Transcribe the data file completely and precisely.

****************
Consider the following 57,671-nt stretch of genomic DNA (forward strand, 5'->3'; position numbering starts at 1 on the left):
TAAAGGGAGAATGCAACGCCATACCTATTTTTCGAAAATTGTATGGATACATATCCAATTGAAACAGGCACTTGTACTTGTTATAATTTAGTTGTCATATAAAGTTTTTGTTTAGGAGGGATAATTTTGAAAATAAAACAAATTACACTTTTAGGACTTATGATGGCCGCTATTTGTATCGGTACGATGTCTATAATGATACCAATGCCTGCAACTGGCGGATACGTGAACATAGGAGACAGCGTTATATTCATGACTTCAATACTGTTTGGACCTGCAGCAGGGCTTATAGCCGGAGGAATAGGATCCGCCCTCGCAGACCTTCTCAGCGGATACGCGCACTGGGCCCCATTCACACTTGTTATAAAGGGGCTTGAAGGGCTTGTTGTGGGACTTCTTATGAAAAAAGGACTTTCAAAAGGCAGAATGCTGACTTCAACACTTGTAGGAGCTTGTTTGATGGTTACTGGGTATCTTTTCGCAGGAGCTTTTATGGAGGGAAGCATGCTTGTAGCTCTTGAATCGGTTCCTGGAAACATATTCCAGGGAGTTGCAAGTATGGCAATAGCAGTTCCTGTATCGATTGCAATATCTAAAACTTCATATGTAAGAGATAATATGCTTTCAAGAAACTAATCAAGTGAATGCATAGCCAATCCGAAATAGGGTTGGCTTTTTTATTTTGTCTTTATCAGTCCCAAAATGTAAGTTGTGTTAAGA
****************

Consider the following 57,671-nt stretch of genomic DNA (forward strand, 5'->3'; position numbering starts at 1 on the left):
TAAAGGGAGAATGCAACGCCATACCTATTTTTCGAAAATTGTATGGATACATATCCAATTGAAACAGGCACTTGTACTTGTTATAATTTAGTTGTCATATAAAGTTTTTGTTTAGGAGGGATAATTTTGAAAATAAAACAAATTACACTTTTAGGACTTATGATGGCCGCTATTTGTATCGGTACGATGTCTATAATGATACCAATGCCTGCAACTGGCGGATACGTGAACATAGGAGACAGCGTTATATTCATGACTTCAATACTGTTTGGACCTGCAGCAGGGCTTATAGCCGGAGGAATAGGATCCGCCCTCGCAGACCTTCTCAGCGGATACGCGCACTGGGCCCCATTCACACTTGTTATAAAGGGGCTTGAAGGGCTTGTTGTGGGACTTCTTATGAAAAAAGGACTTTCAAAAGGCAGAATGCTGACTTCAACACTTGTAGGAGCTTGTTTGATGGTTACTGGGTATCTTTTCGCAGGAGCTTTTATGGAGGGAAGCATGCTTGTAGCTCTTGAATCGGTTCCTGGAAACATATTCCAGGGAGTTGCAAGTATGGCAATAGCAGTTCCTGTATCGATTGCAATATCTAAAACTTCATATGTAAGAGATAATATGCTTTCAAGAAACTAATCAAGTGAATGCATAGCCAATCCGAAATAGGGTTGGCTTTTTTATTTTGTCTTTATCAGTCCCAAAATGTAAGTTGTGTTAAGA